Pets & Animals

Wrangler has many career options: Guide, companion or even detective

Congratulations, Wrangler! Today is your day. You’re off to great places! You’re off and away!

Those words paraphrased from "Oh, the Places You'll Go!" by Dr. Seuss will apply to TODAY’s Puppy with a Purpose by next year. But just where might Wrangler go once he’s completed his training at Studio 1A and beyond?

Samantha Okazaki / TODAY
What might Wrangler want to do when he grows up?

“The primary goal is for Wrangler to become a guide dog, but there are many other options for him as well,” said Michelle Brier, director of marketing and communications for Guiding Eyes for the Blind, the nonprofit agency overseeing the pup's training.

If Wrangler does not become a guide dog, he could end up helping a child with autism or a deaf person. Or (depending on his sniffing skills) he might follow his nose into a career in law enforcement. Here’s a sneak peek at the different career fields Wrangler could pursue when he grows up.

Guide dog. It's a tough gig to get: Brier said guide-dog training represents the highest echelon of service-dog training. That’s because a guide dog is wholly responsible for a blind person’s safety.

“A guide dog can literally determine whether someone crosses the street and makes it to the other side alive,” Brier explained. “These dogs simply cannot become distracted at pivotal moments.”

Guiding Eyes for the Blind
Guide dogs at work helping blind people: Guiding Eyes grads Kate Katulak and Hosta and Nooria Nodrat and Tana.

If Wrangler makes the cut and completes the comprehensive training to become a guide dog, he would start his new career in September 2016.

Autism service dog. Some dogs trained by Guiding Eyes for the Blind go on to provide safety and companionship for children with autism spectrum disorder. In the presence of calm, dependable dogs, many kids with autism can become more verbal and outgoing. The dogs also can help children learn valuable lessons about responsibility and empathy.

Guiding Eyes for the Blind
Wrangler might help a child with autism spectrum disorder. Here, an autism service dog named Shade makes outings easier for a boy named Danny and his mom, Tricia.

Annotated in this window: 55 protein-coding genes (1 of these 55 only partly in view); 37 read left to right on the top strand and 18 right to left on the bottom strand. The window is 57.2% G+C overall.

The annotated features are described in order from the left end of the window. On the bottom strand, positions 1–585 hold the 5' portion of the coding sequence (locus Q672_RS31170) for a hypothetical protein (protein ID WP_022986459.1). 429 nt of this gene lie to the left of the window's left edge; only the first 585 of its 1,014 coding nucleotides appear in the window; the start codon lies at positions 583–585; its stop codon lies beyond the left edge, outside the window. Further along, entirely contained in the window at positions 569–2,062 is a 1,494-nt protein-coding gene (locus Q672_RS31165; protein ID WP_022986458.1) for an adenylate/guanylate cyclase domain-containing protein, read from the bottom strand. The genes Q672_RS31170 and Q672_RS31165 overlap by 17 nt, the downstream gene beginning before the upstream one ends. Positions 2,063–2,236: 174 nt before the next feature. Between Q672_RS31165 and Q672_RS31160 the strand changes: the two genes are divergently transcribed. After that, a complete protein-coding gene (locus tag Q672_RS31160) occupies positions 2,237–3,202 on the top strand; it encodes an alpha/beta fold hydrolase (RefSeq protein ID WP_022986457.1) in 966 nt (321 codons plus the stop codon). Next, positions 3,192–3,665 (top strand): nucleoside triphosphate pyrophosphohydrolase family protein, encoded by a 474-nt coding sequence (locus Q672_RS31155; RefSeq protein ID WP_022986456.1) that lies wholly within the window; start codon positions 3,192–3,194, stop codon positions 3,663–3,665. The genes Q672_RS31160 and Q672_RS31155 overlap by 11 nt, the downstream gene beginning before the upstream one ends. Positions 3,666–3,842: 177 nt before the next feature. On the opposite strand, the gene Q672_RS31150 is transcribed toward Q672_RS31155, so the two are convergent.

Daddy duty. As Guiding Eyes for the Blind trains hundreds of dogs, the organization remains on high alert for the top 3 percent of pups with the most superior health and temperament. Brier said those dogs join the organization’s breeding colony and become responsible for future generations of guide dogs.

Life is good for these stud dogs. Wrangler’s dad, Garth (pictured below), has a loving home in Westchester, New York, but occasionally returns to Guiding Eyes’ Canine Development Center for “dates.”

Guiding Eyes for the Blind
Wrangler’s dad, Garth, stood out because of his ideal health and temperament.

Sniffing out trouble. Wrangler might take to police work. Some dogs trained through Guiding Eyes go on to work for state police agencies and other law-enforcement agencies.

Highly trained, such dogs keep thousands safe by using their powerful noses to detect such substances as narcotics, explosives and accelerants used in arson. (In 2014 and 2015, Guiding Eyes-trained dogs employed by Massachusetts State Police lined the route of the Boston Marathon.)

Massachusetts State Police
Wrangler becomes an arson dog like the one pictured here, he’ll learn how to detect accelerants used in arson with his powerful nose.

Going underground. Yet another option for Wrangler is a career with the federal Bureau of Alcohol, Tobacco, Firearms and Explosives, commonly known as ATF. Dogs tapped to work for the bureau are skilled at detecting explosives, explosive residue and post-blast evidence. They’re also trained to find firearms and ammunition buried underground and hidden in vehicles and containers.

Massachusetts State Police
A Labrador retriever alerts to a scent while working for Massachusetts State Police.

Guarding Ground Zero. Wrangler could serve at the 9/11 Memorial. Some Guiding Eyes dogs go to work for MSA Security, a private company that employs explosion-detection canines around the world. Each MSA bomb dog spends his or her career assigned to a single handler. Many dogs work at high-profile events and venues such as the Super Bowl and the 9/11 Memorial.

MSA Security
Like Pilar, the dog pictured here, Wrangler could do explosive-detection work for MSA Security.

A hearing ear. Yet another career ambition for Wrangler could be to serve as a hearing dog for a child or adult who is deaf or has hearing loss. Guiding Eyes partners with the National Education for Assistance Dog Services (NEADS), also known as Dogs for Deaf and Disabled Americans, which provides such hearing dogs. NEADS also provides dogs for people with physical disabilities and autism spectrum disorder.

Pet project. What if Wrangler considers all of these career tracks but then chooses “None of the above”? That’s OK — he’ll have a great life being adored as someone’s pet.

“Dogs released from Guiding Eyes as pets often find their own versions of alternative careers,” Brier said. “Many owners certify their released dogs as therapy dogs.”

Guiding Eyes for the Blind
Max, pictured here, got released from Guiding Eyes for the Blind’s training program and went on to become a cherished pet and therapy dog.

Yes, our Puppy with a Purpose could someday provide emotional comfort and support as a therapy dog at schools, children’s hospitals and nursing homes.

Need a Coffey break? Connect with TODAY.com writer Laura T. Coffey on Facebook, follow her on Twitter at @ltcoff and onGoogle+, or read more of her stories at LauraTCoffey.com.

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